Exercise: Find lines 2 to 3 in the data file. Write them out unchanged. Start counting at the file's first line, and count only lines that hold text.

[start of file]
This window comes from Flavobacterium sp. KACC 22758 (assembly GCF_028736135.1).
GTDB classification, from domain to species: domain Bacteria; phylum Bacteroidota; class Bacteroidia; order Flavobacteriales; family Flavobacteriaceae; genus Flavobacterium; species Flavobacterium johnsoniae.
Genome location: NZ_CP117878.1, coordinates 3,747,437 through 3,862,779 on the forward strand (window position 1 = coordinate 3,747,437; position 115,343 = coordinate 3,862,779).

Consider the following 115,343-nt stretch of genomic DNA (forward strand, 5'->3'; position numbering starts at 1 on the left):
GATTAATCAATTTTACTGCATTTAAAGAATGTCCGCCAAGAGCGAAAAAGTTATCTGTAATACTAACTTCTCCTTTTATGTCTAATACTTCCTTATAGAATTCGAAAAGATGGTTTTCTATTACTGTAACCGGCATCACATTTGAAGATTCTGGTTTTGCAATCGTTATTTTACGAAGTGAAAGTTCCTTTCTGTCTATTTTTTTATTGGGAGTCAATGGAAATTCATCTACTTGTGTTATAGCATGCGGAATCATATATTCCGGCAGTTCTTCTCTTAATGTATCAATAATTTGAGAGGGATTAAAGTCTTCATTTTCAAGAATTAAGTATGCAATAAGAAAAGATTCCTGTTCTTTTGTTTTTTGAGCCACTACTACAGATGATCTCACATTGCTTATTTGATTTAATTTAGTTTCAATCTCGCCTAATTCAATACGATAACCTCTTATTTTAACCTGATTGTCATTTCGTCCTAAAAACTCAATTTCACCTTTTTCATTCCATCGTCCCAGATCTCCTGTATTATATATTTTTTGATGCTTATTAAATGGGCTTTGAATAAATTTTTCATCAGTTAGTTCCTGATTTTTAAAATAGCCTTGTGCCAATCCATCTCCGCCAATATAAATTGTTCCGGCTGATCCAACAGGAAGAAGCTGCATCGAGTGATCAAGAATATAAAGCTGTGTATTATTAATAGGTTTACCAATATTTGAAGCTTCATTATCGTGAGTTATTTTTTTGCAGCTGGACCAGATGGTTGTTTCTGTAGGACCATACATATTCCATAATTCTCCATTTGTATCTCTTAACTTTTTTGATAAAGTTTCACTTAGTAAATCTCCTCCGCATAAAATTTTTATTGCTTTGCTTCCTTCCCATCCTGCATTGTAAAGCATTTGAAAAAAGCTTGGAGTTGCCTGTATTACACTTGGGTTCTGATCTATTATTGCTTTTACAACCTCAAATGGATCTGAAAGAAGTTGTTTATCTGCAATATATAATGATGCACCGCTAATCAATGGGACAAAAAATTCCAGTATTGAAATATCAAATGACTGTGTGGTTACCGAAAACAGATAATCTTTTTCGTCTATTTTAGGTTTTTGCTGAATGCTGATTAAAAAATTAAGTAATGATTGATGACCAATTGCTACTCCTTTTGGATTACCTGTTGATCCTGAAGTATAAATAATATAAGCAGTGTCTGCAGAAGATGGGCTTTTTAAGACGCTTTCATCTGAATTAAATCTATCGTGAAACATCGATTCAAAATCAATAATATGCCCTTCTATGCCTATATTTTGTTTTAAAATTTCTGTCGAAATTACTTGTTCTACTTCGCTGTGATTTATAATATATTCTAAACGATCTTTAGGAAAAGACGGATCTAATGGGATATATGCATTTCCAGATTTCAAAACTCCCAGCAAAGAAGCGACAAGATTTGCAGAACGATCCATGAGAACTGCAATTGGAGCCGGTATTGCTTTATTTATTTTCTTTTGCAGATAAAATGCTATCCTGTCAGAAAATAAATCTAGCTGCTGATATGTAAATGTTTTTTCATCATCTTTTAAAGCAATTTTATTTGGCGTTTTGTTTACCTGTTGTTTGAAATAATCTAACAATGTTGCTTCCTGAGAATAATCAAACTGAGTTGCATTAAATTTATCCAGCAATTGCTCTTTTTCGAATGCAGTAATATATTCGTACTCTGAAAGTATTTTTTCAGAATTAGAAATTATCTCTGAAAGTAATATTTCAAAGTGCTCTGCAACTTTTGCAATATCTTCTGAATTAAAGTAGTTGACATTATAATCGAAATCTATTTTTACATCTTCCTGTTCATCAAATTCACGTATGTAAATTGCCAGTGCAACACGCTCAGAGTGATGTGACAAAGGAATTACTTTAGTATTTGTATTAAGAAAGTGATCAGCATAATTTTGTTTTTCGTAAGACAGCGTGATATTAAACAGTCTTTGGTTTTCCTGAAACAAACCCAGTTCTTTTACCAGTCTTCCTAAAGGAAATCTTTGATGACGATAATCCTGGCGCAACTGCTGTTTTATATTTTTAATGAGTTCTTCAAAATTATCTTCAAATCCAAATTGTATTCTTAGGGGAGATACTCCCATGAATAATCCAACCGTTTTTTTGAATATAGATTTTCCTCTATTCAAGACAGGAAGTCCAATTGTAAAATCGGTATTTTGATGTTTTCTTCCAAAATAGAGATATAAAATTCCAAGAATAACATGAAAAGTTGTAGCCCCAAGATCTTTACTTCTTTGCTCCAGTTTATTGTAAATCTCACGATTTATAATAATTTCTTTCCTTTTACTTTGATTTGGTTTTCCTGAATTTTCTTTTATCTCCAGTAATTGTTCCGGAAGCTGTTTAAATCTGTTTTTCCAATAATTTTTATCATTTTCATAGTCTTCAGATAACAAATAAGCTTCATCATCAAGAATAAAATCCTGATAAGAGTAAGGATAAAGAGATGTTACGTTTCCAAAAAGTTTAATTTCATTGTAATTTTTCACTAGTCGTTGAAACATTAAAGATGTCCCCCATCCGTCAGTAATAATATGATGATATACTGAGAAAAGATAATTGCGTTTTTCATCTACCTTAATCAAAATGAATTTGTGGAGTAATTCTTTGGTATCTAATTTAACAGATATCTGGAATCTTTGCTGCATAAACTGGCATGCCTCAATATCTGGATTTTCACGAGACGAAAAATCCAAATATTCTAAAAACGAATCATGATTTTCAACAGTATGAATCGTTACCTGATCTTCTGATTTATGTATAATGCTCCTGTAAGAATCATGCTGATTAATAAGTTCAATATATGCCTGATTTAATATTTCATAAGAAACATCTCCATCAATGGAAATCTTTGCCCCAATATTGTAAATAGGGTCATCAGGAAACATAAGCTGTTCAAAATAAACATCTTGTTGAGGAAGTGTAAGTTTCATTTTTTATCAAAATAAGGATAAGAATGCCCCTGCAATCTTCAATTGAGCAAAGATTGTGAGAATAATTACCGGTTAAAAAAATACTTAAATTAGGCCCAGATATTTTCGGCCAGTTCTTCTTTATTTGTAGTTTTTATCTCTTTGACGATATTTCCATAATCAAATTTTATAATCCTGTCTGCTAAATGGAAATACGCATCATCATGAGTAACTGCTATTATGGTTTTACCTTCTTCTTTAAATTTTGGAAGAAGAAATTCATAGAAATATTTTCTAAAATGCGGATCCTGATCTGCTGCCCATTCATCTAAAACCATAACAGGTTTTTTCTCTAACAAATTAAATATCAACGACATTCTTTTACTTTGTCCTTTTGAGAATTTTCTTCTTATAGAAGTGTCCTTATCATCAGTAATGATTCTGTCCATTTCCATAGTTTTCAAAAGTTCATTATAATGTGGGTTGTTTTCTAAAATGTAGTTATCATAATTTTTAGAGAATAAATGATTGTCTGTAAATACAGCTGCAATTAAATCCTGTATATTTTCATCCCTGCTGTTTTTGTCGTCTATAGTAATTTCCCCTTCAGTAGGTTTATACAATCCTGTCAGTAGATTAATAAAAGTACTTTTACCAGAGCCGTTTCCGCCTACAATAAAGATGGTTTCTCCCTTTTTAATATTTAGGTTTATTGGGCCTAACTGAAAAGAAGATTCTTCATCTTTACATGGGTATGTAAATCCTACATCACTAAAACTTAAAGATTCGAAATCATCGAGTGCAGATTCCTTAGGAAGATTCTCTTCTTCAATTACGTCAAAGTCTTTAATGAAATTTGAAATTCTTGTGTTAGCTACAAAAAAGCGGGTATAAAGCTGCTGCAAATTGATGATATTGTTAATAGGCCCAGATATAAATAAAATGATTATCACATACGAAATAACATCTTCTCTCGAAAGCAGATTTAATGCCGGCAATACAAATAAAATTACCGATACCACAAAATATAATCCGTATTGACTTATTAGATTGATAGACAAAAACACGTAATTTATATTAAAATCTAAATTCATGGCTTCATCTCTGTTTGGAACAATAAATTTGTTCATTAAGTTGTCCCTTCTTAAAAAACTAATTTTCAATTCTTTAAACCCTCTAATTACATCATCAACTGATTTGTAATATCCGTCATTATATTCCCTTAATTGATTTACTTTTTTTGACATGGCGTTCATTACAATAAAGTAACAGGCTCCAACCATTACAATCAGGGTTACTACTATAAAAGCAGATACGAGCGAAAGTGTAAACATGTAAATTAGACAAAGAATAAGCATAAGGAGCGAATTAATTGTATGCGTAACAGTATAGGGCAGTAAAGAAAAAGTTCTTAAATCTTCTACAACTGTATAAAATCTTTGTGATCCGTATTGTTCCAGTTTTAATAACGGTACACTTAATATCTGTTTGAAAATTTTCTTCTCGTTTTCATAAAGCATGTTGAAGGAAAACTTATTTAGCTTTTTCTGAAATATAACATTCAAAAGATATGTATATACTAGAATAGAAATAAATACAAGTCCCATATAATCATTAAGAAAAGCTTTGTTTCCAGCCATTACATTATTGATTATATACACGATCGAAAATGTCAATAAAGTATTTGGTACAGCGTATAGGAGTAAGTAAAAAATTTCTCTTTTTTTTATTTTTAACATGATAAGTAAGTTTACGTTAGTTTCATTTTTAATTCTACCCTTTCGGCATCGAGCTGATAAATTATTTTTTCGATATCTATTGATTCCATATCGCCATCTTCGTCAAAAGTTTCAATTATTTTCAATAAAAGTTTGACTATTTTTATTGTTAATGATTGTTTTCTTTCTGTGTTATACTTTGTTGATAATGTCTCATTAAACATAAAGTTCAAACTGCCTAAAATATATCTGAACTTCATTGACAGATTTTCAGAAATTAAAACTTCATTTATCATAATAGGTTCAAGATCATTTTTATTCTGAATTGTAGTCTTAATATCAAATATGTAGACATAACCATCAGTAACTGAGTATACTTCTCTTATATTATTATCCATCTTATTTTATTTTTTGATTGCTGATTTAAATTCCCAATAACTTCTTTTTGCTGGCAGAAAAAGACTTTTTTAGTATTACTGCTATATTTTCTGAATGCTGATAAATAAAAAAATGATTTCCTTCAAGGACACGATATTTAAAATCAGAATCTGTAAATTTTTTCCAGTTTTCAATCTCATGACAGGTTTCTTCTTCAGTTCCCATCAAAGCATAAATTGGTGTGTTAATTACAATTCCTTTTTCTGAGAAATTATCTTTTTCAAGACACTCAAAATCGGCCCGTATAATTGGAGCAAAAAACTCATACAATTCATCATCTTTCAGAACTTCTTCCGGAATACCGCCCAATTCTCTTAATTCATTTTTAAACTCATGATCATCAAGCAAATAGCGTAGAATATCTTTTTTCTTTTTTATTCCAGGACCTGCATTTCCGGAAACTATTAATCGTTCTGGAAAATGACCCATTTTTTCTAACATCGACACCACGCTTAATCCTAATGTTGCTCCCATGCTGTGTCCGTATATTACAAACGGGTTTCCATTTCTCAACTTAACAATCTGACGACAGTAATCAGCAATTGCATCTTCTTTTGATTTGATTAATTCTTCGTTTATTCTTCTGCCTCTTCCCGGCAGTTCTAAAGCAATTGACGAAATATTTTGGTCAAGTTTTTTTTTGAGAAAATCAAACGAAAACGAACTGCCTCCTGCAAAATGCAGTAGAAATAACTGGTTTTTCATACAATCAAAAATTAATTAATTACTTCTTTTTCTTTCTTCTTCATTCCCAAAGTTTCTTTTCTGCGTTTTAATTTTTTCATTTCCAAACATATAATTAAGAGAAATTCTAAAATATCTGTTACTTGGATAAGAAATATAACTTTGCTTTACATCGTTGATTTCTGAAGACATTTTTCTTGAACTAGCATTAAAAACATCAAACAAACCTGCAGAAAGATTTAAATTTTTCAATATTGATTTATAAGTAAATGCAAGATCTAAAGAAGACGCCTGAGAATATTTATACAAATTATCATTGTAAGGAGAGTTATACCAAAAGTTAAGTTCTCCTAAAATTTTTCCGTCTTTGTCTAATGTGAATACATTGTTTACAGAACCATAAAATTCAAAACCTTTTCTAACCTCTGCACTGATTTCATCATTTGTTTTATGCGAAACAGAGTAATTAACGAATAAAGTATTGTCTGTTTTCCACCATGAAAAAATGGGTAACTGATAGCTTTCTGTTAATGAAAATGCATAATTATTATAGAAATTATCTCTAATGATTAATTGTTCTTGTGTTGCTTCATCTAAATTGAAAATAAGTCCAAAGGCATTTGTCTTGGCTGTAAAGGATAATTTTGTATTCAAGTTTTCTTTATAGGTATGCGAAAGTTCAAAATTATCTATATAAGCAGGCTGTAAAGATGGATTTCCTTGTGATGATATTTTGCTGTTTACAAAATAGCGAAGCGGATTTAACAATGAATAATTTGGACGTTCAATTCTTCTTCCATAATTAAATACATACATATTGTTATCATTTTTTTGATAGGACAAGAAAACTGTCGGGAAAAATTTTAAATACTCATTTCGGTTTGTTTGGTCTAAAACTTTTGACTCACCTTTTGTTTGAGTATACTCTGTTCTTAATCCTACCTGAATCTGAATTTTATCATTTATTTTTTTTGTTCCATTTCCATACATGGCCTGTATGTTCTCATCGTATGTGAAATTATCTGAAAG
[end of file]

GTDB classification, from domain to species: domain Bacteria; phylum Bacteroidota; class Bacteroidia; order Flavobacteriales; family Flavobacteriaceae; genus Flavobacterium; species Flavobacterium johnsoniae.
Genome location: NZ_CP117878.1, coordinates 3,747,437 through 3,862,779 on the forward strand (window position 1 = coordinate 3,747,437; position 115,343 = coordinate 3,862,779).